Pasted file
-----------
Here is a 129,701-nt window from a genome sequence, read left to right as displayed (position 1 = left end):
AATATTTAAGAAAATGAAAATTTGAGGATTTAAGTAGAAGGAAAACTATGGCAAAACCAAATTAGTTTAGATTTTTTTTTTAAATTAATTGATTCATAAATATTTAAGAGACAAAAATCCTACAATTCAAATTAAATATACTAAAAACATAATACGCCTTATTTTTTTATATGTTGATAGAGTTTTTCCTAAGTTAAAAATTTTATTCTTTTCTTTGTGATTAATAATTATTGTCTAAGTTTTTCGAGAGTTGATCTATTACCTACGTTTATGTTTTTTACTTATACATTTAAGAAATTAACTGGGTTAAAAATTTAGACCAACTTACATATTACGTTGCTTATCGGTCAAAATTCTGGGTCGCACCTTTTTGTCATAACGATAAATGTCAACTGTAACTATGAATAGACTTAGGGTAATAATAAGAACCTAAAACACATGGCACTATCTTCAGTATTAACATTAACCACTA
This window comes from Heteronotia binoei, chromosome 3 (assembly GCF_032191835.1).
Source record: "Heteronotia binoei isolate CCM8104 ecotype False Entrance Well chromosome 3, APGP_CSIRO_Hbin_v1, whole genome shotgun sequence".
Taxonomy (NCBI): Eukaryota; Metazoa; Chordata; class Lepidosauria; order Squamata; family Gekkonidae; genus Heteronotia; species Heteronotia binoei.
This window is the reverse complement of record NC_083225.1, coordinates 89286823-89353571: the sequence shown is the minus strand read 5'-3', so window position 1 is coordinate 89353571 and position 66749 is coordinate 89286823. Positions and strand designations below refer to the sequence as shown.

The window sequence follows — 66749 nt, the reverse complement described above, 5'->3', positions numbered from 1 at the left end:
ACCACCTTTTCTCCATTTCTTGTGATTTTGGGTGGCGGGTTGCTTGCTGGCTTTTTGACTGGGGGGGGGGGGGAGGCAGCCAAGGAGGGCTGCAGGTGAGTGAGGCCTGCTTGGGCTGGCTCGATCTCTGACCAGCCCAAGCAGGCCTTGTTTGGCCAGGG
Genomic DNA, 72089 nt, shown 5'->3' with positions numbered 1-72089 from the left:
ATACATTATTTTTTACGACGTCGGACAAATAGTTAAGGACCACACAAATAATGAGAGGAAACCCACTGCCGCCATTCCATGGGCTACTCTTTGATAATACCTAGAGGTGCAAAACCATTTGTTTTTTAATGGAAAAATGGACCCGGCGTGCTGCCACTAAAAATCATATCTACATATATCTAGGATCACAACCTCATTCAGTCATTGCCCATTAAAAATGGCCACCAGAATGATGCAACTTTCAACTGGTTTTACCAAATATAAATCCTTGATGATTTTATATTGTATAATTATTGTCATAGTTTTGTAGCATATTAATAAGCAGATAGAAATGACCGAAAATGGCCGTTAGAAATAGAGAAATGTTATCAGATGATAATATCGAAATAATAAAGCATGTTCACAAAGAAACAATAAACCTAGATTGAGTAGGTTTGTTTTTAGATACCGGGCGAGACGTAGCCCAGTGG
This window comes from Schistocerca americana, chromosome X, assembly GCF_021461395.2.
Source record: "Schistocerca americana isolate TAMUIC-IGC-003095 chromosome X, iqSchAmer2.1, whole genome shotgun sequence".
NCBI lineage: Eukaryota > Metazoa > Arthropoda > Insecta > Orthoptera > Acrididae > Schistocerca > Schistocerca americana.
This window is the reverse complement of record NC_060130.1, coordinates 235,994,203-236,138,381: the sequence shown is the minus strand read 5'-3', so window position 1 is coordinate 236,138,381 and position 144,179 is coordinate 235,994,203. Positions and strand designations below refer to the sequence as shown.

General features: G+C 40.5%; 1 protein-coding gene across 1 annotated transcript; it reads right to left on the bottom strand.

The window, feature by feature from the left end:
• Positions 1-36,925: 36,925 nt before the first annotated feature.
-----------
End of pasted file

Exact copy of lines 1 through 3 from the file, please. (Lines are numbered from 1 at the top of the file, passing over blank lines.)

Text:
Here is a 129,701-nt window from a genome sequence, read left to right as displayed (position 1 = left end):
AATATTTAAGAAAATGAAAATTTGAGGATTTAAGTAGAAGGAAAACTATGGCAAAACCAAATTAGTTTAGATTTTTTTTTTAAATTAATTGATTCATAAATATTTAAGAGACAAAAATCCTACAATTCAAATTAAATATACTAAAAACATAATACGCCTTATTTTTTTATATGTTGATAGAGTTTTTCCTAAGTTAAAAATTTTATTCTTTTCTTTGTGATTAATAATTATTGTCTAAGTTTTTCGAGAGTTGATCTATTACCTACGTTTATGTTTTTTACTTATACATTTAAGAAATTAACTGGGTTAAAAATTTAGACCAACTTACATATTACGTTGCTTATCGGTCAAAATTCTGGGTCGCACCTTTTTGTCATAACGATAAATGTCAACTGTAACTATGAATAGACTTAGGGTAATAATAAGAACCTAAAACACATGGCACTATCTTCAGTATTAACATTAACCACTA
This window comes from Heteronotia binoei, chromosome 3 (assembly GCF_032191835.1).